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4.6 out of 5 stars
4.6 out of 5 stars

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on 27 October 2003
Lost in a Good Book is the next adventure in the saga of Thursday Next, intrepid literary detective. Fforde takes the reader on another exploration of great literature, but makes it accessible even to the readers who haven't really read any of them. This book is an excellent addition to the mythos. It's a fast-paced romp that will leave you smiling and intrigued at the same time.
Fforde takes the world that he created in The Eyre Affair and adds even more to it. In fact, he creates an entire fictional world beneath the "reality" that Thursday lives in. Characters from literature can travel to the real world, or to other books. An entire infrastructure of literary characters is charged with defending literature against evil-doers. The Jurisfiction organization, centered in the Great Library where every book (even books that only potentially existed) is housed, fights against everything from vicious creatures that eat vocabulary to Bowdlerisers, who travel through fiction trying to eliminate obscenity and profanity from it. In her travels, Thursday becomes the apprentice to Miss Havisham, from Great Expectations, a master book-jumper. All of this is in an attempt to learn how to get into "The Raven" and save her husband. Once again, I have to credit Fforde's imagination. There are so many cool concepts in this book that I won't give you any more. It would spoil some of the fun.
Also like the first book, this is a triumph of prose and imagery over character, as most of the characters don't have a lot of depth to them. They are mostly part of the joke, or part of the scenery. Thursday is one exception to this, and Miss Havisham is the other. Havisham is a wonderful character, taking what Dickens created and adding to it. It's very interesting to see Havisham interacting with Pip and Estella as part of the book, and then when the scenes switches to a new chapter and away from her, she becomes even more animated. These characters know that they are characters in a book, they speak their lines and do their bit, and then they go off to live their own life. Every chapter adds more and more to Fforde's world.
One way in which this is different from the first book, however, is that Fforde doesn't concentrate as much in the alternate reality that Thursday lives in. We get an update on how things are going (the Crimean War peace talks, for one thing), but for the most part, everything takes place either in the books themselves, or in the real world but with lots of literary characters bumbling about. For example, Havisham is a hoot when she gets behind the wheel of a car. If you can imagine an 18th century spinster with a lead foot, you will get the picture. It's hilarious to see, and to read about. I constantly found myself marveling at what Fforde was producing, and didn't notice that the characters were kind of plot devices.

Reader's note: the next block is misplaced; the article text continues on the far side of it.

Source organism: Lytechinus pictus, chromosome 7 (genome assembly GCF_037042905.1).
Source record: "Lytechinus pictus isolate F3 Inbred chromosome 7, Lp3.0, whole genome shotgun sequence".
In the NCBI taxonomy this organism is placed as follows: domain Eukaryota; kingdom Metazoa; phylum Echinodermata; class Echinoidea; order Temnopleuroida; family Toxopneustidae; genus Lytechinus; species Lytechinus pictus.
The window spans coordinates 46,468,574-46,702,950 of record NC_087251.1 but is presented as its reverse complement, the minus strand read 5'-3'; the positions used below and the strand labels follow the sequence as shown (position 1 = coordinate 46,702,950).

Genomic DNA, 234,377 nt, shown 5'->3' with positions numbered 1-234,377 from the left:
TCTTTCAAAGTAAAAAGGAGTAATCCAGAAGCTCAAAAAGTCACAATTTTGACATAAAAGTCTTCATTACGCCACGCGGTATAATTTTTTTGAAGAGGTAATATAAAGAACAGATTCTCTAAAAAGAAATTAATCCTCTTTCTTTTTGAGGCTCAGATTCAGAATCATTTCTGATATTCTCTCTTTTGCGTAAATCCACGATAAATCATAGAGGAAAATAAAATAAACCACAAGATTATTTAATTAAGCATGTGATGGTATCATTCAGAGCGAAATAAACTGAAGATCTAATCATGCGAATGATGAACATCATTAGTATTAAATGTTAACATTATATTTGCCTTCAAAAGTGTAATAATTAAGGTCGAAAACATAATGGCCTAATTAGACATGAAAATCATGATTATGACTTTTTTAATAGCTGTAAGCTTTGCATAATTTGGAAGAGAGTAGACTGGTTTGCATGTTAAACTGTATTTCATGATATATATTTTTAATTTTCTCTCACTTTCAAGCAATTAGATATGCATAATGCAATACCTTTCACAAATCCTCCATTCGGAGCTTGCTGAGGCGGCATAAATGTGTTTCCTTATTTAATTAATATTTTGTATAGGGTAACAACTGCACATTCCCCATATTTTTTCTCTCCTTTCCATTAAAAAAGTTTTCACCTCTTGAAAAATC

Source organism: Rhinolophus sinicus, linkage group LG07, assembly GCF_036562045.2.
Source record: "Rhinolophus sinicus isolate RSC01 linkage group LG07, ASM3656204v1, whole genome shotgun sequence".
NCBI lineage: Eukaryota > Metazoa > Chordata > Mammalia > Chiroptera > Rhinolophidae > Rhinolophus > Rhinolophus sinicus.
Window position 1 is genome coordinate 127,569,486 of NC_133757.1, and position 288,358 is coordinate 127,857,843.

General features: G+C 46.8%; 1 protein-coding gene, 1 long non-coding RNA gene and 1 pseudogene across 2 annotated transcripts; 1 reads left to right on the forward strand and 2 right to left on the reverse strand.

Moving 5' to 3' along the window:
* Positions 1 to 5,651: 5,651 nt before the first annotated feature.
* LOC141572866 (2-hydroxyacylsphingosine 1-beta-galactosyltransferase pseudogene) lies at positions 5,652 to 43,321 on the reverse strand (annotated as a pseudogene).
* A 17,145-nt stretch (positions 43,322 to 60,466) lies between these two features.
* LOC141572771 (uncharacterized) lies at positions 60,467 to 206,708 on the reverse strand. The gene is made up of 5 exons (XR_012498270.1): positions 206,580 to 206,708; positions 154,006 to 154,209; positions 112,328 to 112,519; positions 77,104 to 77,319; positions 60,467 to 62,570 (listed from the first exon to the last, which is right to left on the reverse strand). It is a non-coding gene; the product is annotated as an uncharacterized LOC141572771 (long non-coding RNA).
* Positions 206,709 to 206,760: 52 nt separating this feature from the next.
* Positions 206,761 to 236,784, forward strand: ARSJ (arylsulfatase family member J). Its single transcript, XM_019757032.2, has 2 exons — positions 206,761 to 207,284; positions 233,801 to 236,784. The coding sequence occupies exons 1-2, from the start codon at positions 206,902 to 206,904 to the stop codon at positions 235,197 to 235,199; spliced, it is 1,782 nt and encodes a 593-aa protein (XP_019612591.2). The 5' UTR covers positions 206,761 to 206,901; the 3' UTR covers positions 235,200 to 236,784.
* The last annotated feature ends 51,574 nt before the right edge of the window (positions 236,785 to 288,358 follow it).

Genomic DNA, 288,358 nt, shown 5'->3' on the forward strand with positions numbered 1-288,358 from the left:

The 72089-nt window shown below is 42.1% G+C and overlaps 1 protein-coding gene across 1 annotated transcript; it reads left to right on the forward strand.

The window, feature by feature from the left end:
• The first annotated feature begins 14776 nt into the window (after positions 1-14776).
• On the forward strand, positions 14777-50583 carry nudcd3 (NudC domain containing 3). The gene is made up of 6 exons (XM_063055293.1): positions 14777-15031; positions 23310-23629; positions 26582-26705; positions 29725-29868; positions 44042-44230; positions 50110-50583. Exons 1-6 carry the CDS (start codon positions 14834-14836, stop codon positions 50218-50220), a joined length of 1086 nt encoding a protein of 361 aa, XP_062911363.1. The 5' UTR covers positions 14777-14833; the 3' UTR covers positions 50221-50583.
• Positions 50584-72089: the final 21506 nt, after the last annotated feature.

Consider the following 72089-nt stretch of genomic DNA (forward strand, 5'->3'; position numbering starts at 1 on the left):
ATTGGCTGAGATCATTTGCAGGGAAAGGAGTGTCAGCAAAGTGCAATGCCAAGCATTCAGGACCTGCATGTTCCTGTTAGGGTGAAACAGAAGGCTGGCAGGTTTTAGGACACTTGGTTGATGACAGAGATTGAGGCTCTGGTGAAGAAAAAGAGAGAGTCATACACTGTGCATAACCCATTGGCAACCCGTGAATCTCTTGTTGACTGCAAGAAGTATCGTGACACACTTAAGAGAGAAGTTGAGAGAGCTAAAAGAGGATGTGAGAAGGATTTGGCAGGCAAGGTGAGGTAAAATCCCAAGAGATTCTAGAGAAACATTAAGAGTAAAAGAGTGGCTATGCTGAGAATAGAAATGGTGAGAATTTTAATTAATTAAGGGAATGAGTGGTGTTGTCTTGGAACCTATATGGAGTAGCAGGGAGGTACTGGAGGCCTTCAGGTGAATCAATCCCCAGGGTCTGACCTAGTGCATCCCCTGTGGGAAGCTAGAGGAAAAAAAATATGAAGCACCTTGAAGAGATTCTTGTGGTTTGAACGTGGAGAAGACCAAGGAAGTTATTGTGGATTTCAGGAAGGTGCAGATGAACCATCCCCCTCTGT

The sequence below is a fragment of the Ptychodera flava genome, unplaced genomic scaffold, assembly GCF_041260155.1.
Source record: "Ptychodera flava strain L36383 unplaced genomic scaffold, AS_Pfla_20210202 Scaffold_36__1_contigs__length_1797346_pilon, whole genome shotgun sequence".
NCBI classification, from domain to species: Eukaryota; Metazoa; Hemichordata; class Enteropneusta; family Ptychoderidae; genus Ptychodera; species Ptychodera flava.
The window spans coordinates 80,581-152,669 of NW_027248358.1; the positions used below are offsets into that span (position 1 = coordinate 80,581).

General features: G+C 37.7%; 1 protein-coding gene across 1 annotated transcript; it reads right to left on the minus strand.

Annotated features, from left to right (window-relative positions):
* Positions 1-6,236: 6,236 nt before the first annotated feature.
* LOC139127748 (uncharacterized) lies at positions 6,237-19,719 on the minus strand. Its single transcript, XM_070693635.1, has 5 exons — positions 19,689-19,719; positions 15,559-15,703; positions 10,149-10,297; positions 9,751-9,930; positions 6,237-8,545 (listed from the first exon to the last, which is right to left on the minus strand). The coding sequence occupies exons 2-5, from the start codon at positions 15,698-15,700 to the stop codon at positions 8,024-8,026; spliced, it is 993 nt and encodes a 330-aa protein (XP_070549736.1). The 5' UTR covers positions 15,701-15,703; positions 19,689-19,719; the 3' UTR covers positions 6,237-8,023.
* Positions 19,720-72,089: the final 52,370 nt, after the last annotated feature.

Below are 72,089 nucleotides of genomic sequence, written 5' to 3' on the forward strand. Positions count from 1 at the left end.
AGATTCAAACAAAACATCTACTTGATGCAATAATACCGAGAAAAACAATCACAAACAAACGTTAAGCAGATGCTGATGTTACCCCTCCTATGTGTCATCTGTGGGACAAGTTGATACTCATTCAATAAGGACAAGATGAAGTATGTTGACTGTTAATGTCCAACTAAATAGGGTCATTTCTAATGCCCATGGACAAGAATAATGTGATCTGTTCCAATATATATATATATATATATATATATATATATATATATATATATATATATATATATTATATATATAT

However, once again, the writing is wonderful. Fforde has a very smooth style that almost feels literary. It's almost the perfect mix between classic literature and today's fiction. Part of that is helped by the other fictional characters being around (most of them being from classical literature anyway), but a lot of it is the prose itself. The plot is interesting in itself and there are some godawful puns (those are the best kind). Some of the events in the novel seem to come out of left field, but everything ultimately has a good reason for happening, which is nice. A couple of times I groaned at how something was resolved, thinking it looked too much like writer's fiat, but then something else happened that explained exactly why that resolution occurred. Considering how twisty the book can get at times, that's no mean feat.
I greatly enjoyed this novel, though not quite as much as the first. I'm not sure why that is, because it seems just as good as the first one. Maybe I would have liked a little more real-world action. In the first book, I reveled in the scenes like the Rocky Horror Picture Show-style rendition of Richard III. Those sorts of details were missing in this one (though the beginning, when Thursday goes on the talk show, is a complete scream). There were a couple of seemingly useless items. There's no reason that I can see for the mammoths to be around, other than as interesting scenery. In a book that's full of imagery, that's not usually a bad thing, but this time it seemed like they would have a purpose, and then they didn't.
Fforde has shown, yet again, that he is a master at this sort of thing. He uses wonderful language, interesting images, and a great plot. Don't pick up this book for the wonderful characters, though. Fforde concentrates more on making the characters do interesting things than in actually making them interesting themselves. Except for Thursday, of course. She is the ultimate, and I love her to death. You also don't have to be afraid of not having read classic fiction and thus not being able to understand the book. While I'm sure it would be enhanced if you are familiar with it, it's not a necessity to get most of the jokes. All in all, I really felt like I was Lost in a Good Book.
David Roy
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on 19 September 2017